M. is a 14 year-old female, born full-term to unrelated healthy parents after an uneventful pregnancy. Her parents reported regular growth and denied any clinical problems during the childhood. In February 2014 an unexpected finding of slight macrocytic anemia, leucopenia and mild thrombocytopenia (hemoglobin [Hb] 10.6 g/dL, mean corpuscular value 100 fL, iron 81 µg/dL, ferritin 14 µg/L, white blood cell [WBC] count 3.8×109/L, neutrophils 2.6×109/L, platelets 62×109/L) was identified at routine blood analysis requested of the pediatrician in response to paleness in the child. A carential anemia due to menarche was diagnosed and iron, vitamin B12 and folic acid commenced. After three months of iron and folic therapy there was no improvement, but rather a worsening in the blood count. In June 2014, after a febrile episode, a blood count was performed which continued to show thrombocytopenia (platelets 101×109/L) and a worsened anemia (Hb 8.4 g/dL), WBC 3.8×109/L, neutrophils 1.3×109/L.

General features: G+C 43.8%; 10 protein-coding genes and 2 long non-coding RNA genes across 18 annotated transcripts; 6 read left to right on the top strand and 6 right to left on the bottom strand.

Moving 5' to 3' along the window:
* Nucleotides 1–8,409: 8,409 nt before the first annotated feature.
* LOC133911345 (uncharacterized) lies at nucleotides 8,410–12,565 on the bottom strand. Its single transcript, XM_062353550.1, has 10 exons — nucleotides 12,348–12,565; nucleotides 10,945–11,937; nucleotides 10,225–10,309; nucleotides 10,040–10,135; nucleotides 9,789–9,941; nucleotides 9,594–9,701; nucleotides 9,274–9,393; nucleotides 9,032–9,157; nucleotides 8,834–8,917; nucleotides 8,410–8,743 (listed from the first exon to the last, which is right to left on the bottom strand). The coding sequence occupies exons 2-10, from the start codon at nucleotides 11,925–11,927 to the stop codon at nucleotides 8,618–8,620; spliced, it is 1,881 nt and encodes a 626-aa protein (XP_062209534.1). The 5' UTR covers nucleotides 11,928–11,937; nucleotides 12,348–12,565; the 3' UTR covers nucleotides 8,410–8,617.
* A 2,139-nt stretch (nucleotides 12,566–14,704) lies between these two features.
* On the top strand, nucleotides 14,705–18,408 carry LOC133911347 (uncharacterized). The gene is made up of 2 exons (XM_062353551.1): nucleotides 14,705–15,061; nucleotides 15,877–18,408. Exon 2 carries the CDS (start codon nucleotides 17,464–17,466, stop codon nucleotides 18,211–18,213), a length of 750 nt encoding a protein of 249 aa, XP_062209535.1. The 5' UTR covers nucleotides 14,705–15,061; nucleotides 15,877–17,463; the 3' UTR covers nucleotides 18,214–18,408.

In August 2014 the girl was referred to a children’s hospital after the onset of progressive fatigue, associated with anorexia and paleness. The patient underwent blood routine biochemistry and a complete blood cell count. Laboratory findings showed severe anemia (6 g/dL) with negative Coombs test, mild leucopenia (WBC 4.9×109/L) and thrombocytopenia (platelets 97×109/L) and high values of lactate dehydrogenase (LDH, 2855 IU/L).